Lat: 20 52.480′ S
Long: 02 59.541′ E

It’s Day 6, and all is well on board. Today is definitely not our fastest day, as we are struggling to top 4 knots with both the small kite and a double-reefed mainsail, but we’re still moving in the right direction, and last tonight we passed halfway to St. Helena.

By this time, each of us has settled into a routine, although the timing of our activities changes from day to day as a result of our rotating watch schedule. We do 3-hour shifts throughout the day and night that rotate 3 hours forward each day. Of course the 9 p.m.-12 a.m. shift is the favorite of the night shifts, as it gives you the chance to sleep through the night (for 6 hours, anyway). There is less agreement about second best, but for me, it is the 3-6 a.m. It usually begins with tired eyes, reluctant to stay open, but as the sky begins to brighten, so does one’s energy level. Having never been an early morning person, I haven’t seen a great many sunrises in my lifetime (except for the odd one or two in college viewed after a long night — of studying, of course), but I believe that the ones that we have a chance to see out here with nothing but deep blue sea between us and the horizon are hard to beat.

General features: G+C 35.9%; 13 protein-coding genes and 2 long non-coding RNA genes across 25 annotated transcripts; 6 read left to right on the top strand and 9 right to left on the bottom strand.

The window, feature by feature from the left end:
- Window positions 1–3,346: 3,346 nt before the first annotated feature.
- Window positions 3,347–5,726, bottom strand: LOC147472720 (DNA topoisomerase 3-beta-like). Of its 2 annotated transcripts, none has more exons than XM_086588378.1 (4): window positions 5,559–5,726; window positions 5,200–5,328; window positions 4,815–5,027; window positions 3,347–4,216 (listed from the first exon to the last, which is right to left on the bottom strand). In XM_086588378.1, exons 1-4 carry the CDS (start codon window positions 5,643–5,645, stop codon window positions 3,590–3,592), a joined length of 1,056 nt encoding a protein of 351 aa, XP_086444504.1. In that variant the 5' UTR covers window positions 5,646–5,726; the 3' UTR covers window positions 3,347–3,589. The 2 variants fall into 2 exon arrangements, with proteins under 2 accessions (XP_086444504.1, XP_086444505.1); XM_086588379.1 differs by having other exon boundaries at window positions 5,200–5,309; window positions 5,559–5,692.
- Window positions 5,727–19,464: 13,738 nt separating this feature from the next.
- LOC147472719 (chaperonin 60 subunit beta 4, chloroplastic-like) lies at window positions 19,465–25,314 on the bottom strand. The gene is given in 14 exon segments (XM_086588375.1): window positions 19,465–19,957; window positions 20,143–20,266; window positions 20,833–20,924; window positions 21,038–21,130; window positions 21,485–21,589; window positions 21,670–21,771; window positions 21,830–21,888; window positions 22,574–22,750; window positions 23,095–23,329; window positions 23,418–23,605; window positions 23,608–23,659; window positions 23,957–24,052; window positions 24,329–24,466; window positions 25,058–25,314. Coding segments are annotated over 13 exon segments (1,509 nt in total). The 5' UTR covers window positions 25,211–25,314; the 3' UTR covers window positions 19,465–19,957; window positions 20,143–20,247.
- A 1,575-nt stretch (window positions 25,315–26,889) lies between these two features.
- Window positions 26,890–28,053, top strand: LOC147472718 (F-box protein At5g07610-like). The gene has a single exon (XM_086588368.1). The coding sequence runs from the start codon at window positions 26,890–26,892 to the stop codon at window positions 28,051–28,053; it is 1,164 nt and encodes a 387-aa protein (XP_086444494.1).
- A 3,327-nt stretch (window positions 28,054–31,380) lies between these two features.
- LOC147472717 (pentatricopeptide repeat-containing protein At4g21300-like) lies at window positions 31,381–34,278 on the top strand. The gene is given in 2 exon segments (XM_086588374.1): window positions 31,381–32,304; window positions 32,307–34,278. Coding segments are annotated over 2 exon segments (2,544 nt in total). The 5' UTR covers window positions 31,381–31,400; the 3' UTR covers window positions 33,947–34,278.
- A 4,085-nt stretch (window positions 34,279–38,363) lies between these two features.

Tracey and I were able to share this one during our shift change

When we’re not dozing or keeping watch, each of us has our preferred activities. I can usually be found in the galley or with my nose in a book. Dallas has been hard at work, completing minor repairs so quickly that Tracey and I joked that we need to break something to give him more to do. Tracey continues to have a voracious appetite for learning, both from books and from the skipper, and likes to give her brain a break by watching movies from our diverse collection. She also has drawn a couple more miniature “vision boards”, inspired by the obvious success of her first one which led us to catch our first mahi-mahi! If her other vision boards work as well, then we should have smooth spinnaker sailing from here on out with whale and dolphin sightings and plenty of time to get to Brazil for Carnival!

mahi Our first mahi-mahi

Although not the subject of a vision board, we had some good news about the rigging. Dallas spoke to our rigger in Florida (Colin with Mack Sails) who informed him that having two toggles crack under strain would be like “lightning striking twice”. He suggested that what seemed to be new cracks in the port shroud toggle might just be superficial scratches. Dallas filed and sanded them down, and sure enough, they disappeared.

Well, that’s all for now. I need to get busy either reading in the sun or taking a short nap. Decisions, decisions….